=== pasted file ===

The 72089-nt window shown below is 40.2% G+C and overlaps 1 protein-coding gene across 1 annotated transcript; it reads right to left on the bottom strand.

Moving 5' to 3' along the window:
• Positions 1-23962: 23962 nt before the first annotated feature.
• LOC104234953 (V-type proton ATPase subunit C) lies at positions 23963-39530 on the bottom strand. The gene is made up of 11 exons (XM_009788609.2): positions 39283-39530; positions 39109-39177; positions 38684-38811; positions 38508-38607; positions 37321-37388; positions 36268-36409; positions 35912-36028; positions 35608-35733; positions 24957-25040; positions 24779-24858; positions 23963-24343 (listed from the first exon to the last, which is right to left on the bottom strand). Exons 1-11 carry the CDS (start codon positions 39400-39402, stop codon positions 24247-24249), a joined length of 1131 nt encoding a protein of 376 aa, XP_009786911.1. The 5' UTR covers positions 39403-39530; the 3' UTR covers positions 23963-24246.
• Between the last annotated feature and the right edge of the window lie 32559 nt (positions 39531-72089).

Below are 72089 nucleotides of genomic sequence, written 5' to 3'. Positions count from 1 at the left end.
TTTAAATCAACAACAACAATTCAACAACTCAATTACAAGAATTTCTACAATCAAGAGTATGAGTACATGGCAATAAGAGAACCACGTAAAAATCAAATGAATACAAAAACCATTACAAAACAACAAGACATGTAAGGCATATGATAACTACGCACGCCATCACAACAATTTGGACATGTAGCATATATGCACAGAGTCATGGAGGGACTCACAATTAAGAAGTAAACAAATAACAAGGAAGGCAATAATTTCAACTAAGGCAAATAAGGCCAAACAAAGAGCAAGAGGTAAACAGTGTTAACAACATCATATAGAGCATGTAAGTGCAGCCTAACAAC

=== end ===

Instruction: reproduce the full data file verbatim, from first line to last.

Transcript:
The 72089-nt window shown below is 40.2% G+C and overlaps 1 protein-coding gene across 1 annotated transcript; it reads right to left on the bottom strand.

Moving 5' to 3' along the window:
• Positions 1-23962: 23962 nt before the first annotated feature.
• LOC104234953 (V-type proton ATPase subunit C) lies at positions 23963-39530 on the bottom strand. The gene is made up of 11 exons (XM_009788609.2): positions 39283-39530; positions 39109-39177; positions 38684-38811; positions 38508-38607; positions 37321-37388; positions 36268-36409; positions 35912-36028; positions 35608-35733; positions 24957-25040; positions 24779-24858; positions 23963-24343 (listed from the first exon to the last, which is right to left on the bottom strand). Exons 1-11 carry the CDS (start codon positions 39400-39402, stop codon positions 24247-24249), a joined length of 1131 nt encoding a protein of 376 aa, XP_009786911.1. The 5' UTR covers positions 39403-39530; the 3' UTR covers positions 23963-24246.
• Between the last annotated feature and the right edge of the window lie 32559 nt (positions 39531-72089).

Below are 72089 nucleotides of genomic sequence, written 5' to 3'. Positions count from 1 at the left end.
TTTAAATCAACAACAACAATTCAACAACTCAATTACAAGAATTTCTACAATCAAGAGTATGAGTACATGGCAATAAGAGAACCACGTAAAAATCAAATGAATACAAAAACCATTACAAAACAACAAGACATGTAAGGCATATGATAACTACGCACGCCATCACAACAATTTGGACATGTAGCATATATGCACAGAGTCATGGAGGGACTCACAATTAAGAAGTAAACAAATAACAAGGAAGGCAATAATTTCAACTAAGGCAAATAAGGCCAAACAAAGAGCAAGAGGTAAACAGTGTTAACAACATCATATAGAGCATGTAAGTGCAGCCTAACAAC